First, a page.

Attributions by indictment combine certain policy goals of attribution with law enforcement goals of prosecution. These include coercion: incapacitating wrongdoers by publicizing threat intelligence and, where possible, apprehending them; deterrence: making the violation of U.S. law sufficiently costly to prevent repetition by the defendant (specific deterrence) or other actors (general deterrence); and expression: defining standards of behavior and “naming and shaming” violators, as well as broadcasting U.S. detection capabilities.
The Coercive Function
The goal of incapacitation by apprehension may remain elusive, but the forensic work done as part of criminal investigations provides information that can form the basis for other government actions. For example, in conjunction with the public attributions contained in the indictments issued by the Department of Justice, the U.S. Computer Emergency Readiness Team within the Department of Homeland Security collects and posts additional technical details on the tactics, techniques, and procedures used by cyber threat actors including China and Russia.37 These details can provide the factual predicate for taking other steps, such as imposing sanctions, while also providing actionable information to potential targets.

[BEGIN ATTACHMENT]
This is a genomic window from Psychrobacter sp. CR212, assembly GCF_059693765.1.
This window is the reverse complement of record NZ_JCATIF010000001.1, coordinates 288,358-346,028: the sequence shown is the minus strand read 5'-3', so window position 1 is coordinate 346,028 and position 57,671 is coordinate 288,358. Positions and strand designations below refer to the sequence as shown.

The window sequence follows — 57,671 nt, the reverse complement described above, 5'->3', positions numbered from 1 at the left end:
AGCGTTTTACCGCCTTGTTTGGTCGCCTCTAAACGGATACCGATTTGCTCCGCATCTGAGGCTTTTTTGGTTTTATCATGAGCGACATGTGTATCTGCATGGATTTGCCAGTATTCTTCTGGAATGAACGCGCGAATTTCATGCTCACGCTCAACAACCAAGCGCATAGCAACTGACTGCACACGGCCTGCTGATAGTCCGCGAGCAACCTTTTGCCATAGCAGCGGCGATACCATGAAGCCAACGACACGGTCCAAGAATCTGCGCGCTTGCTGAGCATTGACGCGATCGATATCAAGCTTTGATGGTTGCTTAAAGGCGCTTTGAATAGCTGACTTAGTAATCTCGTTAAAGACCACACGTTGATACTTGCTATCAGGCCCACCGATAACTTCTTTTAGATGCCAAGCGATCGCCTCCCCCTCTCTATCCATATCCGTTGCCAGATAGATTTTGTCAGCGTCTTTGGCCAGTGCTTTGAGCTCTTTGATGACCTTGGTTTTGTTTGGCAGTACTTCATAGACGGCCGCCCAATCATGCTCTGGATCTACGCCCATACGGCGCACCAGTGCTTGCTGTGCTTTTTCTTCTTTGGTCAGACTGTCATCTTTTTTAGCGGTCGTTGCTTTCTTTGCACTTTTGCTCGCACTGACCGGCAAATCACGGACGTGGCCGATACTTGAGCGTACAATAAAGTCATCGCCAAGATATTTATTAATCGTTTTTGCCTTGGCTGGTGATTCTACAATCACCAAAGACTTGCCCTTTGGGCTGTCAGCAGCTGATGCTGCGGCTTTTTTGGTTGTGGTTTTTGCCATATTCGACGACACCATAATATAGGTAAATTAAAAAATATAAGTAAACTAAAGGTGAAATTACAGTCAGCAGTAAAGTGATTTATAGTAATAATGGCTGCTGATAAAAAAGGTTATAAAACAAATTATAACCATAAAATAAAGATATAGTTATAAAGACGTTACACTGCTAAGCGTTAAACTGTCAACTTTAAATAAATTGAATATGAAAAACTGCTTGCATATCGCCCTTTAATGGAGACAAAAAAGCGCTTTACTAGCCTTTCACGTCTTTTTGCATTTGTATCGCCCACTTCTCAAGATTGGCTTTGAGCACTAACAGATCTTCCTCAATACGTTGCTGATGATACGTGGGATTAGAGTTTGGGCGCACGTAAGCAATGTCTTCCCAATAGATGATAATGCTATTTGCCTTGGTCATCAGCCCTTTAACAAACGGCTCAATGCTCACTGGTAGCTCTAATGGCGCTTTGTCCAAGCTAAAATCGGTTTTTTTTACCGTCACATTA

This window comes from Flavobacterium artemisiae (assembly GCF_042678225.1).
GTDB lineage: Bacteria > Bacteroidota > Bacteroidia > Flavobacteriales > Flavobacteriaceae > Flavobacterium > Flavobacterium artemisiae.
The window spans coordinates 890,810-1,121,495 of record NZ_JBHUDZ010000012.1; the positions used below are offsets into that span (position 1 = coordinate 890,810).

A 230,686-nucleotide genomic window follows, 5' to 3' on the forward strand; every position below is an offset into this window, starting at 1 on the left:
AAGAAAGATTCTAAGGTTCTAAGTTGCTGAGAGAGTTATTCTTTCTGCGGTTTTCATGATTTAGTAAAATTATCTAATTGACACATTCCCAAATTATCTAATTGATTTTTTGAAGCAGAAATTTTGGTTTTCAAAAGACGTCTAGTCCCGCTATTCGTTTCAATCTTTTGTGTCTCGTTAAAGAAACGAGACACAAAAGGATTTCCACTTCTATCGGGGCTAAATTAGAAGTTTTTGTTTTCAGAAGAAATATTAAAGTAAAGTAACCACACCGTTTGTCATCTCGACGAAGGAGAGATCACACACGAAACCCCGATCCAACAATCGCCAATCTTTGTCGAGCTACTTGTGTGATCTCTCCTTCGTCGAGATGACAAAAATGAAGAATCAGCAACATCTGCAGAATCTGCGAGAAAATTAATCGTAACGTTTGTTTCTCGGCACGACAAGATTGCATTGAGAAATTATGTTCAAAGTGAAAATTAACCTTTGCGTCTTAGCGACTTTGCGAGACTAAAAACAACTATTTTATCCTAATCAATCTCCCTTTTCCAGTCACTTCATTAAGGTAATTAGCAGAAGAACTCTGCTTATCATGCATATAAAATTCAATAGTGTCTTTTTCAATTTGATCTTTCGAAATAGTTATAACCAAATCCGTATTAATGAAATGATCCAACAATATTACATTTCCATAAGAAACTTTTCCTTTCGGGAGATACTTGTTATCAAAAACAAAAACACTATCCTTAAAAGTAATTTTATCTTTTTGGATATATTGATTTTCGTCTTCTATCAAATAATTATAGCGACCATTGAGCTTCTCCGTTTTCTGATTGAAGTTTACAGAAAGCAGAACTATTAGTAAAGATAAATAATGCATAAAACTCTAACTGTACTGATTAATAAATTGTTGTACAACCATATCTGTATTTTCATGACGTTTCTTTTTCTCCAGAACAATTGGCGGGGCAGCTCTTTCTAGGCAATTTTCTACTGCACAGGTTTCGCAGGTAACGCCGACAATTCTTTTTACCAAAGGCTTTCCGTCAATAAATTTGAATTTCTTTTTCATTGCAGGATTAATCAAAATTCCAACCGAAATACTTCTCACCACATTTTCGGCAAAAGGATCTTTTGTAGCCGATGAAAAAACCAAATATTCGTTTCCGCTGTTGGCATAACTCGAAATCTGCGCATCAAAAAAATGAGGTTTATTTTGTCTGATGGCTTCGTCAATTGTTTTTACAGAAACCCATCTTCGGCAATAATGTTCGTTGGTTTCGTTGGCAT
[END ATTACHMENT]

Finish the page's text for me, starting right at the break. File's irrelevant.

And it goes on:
Although incarceration can incapacitate individual wrongdoers, tools such as economic sanctions are more likely to put pressure on regimes that support malicious cyber activity—but the United States must be willing to absorb the costs associated with sanctions, such as potential disruptions in trade and economic relationships. In addition, the Department of Defense has recently articulated a strategy of “defending forward,” which could serve both an incapacitation function (blocking attacks) and a deterrence function (putting attackers on notice of potential consequences).38 As Nina Kollars and Jacquelyn Schneider note, “‘defend forward’ suggests a preemptive instead of a reactive response to cyber attacks.”39 Consequently, depending on what “defending forward” means in practice, it could run a heightened risk of escalation.40 It could also make it more difficult for the United States to promote international norms of restraint in cyberspace and to encourage respect for domestic laws prohibiting cyber intrusions.
The Deterrent Function